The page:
I believe in 3 different ways of healing: mind, body, & soul: today we’ll be focusing in the body. Trying to find the link between plant-based and autoimmune, I couldn’t help to think about:
“Let food be thy medicine, and let the medicine be thy food.”Hippocrates, The Father of Western Medicine
I want you to read the quote twice and visualize in your mind how amazing it is. With this statement it’s so easy to make up your mind, and commit to your desire, on becoming plant-based, convincing yourself that there’s a better way to get healthy and stay healthy. You can do so by eating a whole foods, plant-based diet full of hearty nutrients that leads to maintaining optimal health and natural healing.
The healing journey from poor health to a fully nourished life is what medicine should be about. I recommend checking out a book, called Love Food that Loves You Back, which helps give a different perspective on how making small changes in your life can make a large difference. For me, becoming vegan has been such a blessing in my life, it has given me the power to reclaim my health and happiness, eating food that I love and loves me back, feeling nourished, consuming food that makes me happy and fills my life with energy and joy.
My Plant-Based Story
Taking a plant-based approach to my life has given me a holistic approach to my entire lifestyle: nourishing my body, not depriving it, with nutrient-dense plant foods, like fresh fruits, vegetables, nuts, seeds and legumes. My health issues and I have done a lot of damage to my body, but one thing I’m sure of is the closer I eat to nature, the better I feel. It is that simple! I have more energy, my depression symptoms diminished, my weight stabilized, and so did my eating patterns. I even began to love myself, and accept my body. I became passionate about life and about life-giving foods; even if I’m having an autoimmune-related issue, I feel better on every level than I used to feel.
As we know, food does play a huge role in our health, and when you choose a lifestyle that limits sugars, promotes good gut health, and is rich in plants, you can help your autoimmune heal. The most important piece of this is to start minimizing, or avoiding, lifestyle habits that cause inflammation (which in turn leads to immune-related diseases like consuming alcohol, caffeine, gluten, and not getting enough sleep or exercise). Real foods, rich in essential vitamins and minerals, come with no preservatives or additives. Fresh, whole, unprocessed foods: these are the foods that heal your body and can save your life.
Additionally, some people may even have intolerances for certain types of food, like eggs, cheese and meat. When these are removed from their diet, their health can improve. This is actually why we sometimes see people following fad diets or changing their pattern of eating. However, this is sometimes just a band-aid on the true issue and a temporary improvement in their health. The trick to gaining long term health benefits is to identify those foods that don’t serve you and your body positively.
The body is resilient and forgiving and self-regenerating. Here are some delicious plant foods that may be able to help you in starting a plant-based protocol.
Autoimmune Friendly Foods:
Your goal should be to eat a rainbow! Half of your plate should be veggies at any meal. You’ll particularly want to add in lots of leafy greens like kale, spinach, arugula, and mustard greens, because they are an excellent source of fiber, and keep your gut functioning optimally.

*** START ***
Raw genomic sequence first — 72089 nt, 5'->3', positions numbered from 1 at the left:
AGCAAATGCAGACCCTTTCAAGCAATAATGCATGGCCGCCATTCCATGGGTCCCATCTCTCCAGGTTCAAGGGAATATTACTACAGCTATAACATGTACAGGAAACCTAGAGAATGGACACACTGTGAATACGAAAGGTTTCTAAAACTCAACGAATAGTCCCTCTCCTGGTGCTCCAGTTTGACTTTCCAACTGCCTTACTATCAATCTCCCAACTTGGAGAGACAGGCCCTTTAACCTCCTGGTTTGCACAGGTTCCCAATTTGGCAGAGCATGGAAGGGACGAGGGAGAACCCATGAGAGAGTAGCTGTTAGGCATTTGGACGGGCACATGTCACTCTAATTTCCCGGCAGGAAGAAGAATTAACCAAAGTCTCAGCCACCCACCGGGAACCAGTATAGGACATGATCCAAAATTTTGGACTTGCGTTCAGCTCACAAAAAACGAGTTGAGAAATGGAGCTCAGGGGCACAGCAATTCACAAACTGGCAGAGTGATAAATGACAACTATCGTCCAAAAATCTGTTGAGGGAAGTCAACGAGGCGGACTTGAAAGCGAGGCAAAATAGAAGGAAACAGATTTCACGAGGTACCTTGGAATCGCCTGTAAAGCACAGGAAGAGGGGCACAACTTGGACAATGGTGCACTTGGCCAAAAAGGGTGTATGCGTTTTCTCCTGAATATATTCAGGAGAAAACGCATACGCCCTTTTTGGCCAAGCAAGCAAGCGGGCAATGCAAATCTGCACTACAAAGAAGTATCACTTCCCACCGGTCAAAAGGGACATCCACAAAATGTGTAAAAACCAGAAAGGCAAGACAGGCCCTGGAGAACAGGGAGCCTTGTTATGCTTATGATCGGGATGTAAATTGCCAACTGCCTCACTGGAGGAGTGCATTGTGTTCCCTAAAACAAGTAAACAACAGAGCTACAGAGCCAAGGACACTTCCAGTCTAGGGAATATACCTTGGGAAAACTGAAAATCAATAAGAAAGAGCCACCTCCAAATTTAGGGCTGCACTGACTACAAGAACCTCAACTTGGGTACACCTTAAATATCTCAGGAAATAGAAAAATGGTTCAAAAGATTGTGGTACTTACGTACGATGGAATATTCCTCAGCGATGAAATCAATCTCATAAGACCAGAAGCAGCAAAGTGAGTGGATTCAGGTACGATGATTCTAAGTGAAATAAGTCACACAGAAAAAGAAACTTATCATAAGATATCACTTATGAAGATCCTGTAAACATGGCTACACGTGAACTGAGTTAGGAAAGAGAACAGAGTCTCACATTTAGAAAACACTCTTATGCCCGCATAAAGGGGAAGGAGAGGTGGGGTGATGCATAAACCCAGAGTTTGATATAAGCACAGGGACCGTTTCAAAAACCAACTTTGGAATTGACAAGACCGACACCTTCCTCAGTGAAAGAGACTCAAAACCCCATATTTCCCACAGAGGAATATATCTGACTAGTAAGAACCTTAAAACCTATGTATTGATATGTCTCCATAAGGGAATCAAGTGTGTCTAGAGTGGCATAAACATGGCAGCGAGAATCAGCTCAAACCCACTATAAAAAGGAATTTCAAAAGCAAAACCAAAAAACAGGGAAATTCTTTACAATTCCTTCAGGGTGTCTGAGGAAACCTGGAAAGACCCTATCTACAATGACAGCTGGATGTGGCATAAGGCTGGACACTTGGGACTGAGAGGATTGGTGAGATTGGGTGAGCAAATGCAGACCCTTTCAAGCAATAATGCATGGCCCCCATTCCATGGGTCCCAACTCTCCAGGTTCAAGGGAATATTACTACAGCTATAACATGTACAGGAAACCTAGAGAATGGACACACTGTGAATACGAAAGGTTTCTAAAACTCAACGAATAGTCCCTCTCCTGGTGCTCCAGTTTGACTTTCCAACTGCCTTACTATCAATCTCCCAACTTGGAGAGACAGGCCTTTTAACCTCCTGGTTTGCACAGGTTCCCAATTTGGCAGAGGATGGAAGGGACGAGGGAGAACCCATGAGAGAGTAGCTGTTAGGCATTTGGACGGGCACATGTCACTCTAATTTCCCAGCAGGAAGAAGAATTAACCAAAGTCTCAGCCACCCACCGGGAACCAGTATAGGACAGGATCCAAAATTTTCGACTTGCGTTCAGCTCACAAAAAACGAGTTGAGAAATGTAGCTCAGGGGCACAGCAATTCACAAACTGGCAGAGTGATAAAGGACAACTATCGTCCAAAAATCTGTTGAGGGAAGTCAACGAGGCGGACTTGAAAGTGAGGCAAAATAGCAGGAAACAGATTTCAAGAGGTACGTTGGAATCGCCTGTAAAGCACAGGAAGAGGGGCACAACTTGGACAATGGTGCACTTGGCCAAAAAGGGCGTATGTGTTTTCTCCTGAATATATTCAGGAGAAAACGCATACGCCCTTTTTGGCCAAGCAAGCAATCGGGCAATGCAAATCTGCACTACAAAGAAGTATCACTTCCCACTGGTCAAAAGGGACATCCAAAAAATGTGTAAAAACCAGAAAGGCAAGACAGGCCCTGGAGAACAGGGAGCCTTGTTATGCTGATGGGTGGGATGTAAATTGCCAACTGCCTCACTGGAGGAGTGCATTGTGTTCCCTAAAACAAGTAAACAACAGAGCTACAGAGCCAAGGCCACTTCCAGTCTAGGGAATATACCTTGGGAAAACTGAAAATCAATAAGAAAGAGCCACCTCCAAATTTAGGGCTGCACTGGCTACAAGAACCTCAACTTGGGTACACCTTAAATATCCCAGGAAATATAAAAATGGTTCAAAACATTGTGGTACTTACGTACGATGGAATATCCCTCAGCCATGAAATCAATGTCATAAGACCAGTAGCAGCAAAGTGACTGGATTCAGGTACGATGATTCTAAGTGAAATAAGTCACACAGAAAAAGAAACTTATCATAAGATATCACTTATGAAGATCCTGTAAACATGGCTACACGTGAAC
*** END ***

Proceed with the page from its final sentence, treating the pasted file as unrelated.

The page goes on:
Some of my favorite veggies are carrot, brussel sprouts, green beans, broccoli, cauliflower, zucchini, asparagus, beets, sweet potatoes, and squash. Try having fun with different vegetables mixes and don’t be afraid to try something new!
Fruits are an excellent source of fiber, which helps to prevent constipation and supports the friendly bacteria in your gut that are so crucial to immune function. Any kind of berries are my favorite fruits because they’re low in sugar and packed with antioxidants.
Legumes and Grains
Beans/legumes are a primary protein source for a plant-based lifestyle They also keep your blood sugar stable, which is important for proper thyroid function. Fiber in grains and legumes improves the health of our gut microbiome, our 100 trillion organism-strong “mini ecosystem.” Try options like, quinoa, beans, chickpeas, lentils, amaranth, buckwheat, and various types of rice, like basmati or couscous.
Nuts and Seeds
Some nuts are rich in magnesium, l-arginine and vitamin E, which may also play a role in keeping inflammation under control. Examples include: walnuts, peanuts, almonds, pistachios, flax, and chia seeds.
When you’re planning for your next meal, think of consciously choosing to nourish your body with nutrient dense foods and keep these 5 options in mind:
- Cook your food, and enjoy it: Avoid eating in restaurants or pre-packaged/processed food. Instead collect recipes for quick meals. You can also store meals in your freezer that can be reheated if you know that you are not going to be able to cook.
- Get used to adding protein to every meal: Some legumes and vegetables pack a protein punch.
- Don’t be afraid of fats: Switch to high-quality fats (like coconut oil) as your main cooking fat. Use olive oil and avocado oil as raw fats. Consider your omega-6 to omega-3 ratio (Coconut oil / Avocado).
- Question your food quality: Think about consuming locally grown, in-season fruits and vegetables.
- Work on eating variety and add some new foods. If you think that you are eating the same, start varying your meals.
Remember, you have the power to choose how you nourish your body and these choices can have an incredible impact on your health!